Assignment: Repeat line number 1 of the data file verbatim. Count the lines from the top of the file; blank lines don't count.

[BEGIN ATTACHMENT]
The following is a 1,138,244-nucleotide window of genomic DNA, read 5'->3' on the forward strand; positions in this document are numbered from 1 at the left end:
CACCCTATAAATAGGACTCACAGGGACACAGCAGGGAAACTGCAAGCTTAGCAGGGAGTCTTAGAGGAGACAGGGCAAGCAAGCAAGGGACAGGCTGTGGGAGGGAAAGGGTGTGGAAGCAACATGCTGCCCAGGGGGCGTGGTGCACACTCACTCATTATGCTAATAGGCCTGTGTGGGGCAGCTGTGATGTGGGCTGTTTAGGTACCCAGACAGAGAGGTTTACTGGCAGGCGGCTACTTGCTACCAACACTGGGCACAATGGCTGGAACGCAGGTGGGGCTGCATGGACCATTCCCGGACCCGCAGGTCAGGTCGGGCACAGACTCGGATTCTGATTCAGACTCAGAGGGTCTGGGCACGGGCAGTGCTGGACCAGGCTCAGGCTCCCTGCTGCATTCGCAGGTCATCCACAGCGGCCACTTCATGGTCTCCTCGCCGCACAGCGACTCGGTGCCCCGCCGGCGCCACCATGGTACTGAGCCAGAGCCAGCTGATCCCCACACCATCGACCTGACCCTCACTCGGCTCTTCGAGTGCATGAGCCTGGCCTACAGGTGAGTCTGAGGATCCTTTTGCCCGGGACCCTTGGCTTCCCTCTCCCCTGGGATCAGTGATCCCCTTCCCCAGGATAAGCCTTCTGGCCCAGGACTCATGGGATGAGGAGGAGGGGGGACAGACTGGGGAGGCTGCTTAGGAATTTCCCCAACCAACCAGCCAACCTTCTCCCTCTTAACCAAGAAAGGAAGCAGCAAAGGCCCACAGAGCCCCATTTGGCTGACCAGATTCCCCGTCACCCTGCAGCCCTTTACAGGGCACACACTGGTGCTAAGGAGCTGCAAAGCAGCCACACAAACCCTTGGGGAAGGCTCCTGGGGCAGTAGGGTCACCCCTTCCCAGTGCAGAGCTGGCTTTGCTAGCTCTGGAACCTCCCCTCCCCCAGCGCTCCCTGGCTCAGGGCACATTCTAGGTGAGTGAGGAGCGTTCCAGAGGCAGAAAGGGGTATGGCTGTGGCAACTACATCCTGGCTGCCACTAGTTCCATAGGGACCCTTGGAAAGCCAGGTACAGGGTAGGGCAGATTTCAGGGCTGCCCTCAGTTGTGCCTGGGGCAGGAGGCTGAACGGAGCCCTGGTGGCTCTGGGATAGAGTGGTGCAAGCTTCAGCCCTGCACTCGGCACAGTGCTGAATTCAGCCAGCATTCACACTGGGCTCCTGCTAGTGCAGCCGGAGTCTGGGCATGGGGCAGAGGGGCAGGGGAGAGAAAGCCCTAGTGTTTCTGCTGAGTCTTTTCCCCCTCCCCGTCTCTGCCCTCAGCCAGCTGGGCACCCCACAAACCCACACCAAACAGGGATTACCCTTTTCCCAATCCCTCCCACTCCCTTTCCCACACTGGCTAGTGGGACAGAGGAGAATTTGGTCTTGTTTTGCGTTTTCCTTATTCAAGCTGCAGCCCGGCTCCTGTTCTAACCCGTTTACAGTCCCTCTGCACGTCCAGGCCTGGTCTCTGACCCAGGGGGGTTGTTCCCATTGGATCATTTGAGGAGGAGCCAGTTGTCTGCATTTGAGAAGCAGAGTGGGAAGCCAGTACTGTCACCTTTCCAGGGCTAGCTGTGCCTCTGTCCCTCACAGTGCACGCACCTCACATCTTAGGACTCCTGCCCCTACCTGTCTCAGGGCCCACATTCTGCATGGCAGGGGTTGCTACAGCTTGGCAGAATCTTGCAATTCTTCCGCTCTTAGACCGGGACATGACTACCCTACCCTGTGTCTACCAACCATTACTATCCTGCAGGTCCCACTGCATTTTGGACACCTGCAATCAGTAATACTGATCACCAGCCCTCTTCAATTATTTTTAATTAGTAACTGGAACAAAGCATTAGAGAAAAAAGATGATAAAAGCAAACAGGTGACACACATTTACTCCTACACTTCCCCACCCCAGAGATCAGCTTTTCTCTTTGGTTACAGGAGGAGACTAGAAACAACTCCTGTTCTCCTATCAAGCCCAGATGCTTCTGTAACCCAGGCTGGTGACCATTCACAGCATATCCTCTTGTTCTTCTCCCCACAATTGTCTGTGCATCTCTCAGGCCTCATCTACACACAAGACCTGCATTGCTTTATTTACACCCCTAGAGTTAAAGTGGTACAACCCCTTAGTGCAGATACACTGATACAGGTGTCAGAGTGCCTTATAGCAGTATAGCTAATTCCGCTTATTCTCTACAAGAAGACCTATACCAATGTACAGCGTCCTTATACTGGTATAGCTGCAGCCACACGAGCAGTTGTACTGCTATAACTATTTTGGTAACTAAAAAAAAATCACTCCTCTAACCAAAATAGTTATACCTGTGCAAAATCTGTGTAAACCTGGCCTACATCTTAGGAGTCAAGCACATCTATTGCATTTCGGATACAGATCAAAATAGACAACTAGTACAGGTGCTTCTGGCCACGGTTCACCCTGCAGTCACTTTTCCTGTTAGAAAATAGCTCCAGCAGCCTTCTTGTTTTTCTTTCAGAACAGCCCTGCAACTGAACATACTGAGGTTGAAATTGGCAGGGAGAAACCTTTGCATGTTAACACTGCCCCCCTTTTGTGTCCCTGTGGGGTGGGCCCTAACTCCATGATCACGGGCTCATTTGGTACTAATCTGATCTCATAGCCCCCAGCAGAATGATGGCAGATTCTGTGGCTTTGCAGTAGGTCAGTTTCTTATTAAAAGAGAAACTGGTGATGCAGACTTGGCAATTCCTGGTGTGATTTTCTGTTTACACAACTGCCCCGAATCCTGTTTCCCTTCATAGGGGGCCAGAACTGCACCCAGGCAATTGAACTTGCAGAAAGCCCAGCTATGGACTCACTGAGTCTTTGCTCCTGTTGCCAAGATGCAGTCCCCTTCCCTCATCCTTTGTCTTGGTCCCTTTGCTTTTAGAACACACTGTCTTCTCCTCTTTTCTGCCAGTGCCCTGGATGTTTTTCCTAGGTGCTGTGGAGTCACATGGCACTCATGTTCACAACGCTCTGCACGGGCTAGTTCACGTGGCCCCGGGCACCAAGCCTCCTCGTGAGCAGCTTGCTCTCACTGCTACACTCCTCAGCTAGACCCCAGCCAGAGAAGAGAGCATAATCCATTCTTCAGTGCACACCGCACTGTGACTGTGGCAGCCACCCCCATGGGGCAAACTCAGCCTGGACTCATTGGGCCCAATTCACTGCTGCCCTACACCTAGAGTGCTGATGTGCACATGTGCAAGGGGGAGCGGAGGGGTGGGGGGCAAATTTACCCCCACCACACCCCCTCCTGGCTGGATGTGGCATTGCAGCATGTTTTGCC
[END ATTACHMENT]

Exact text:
The following is a 1,138,244-nucleotide window of genomic DNA, read 5'->3' on the forward strand; positions in this document are numbered from 1 at the left end: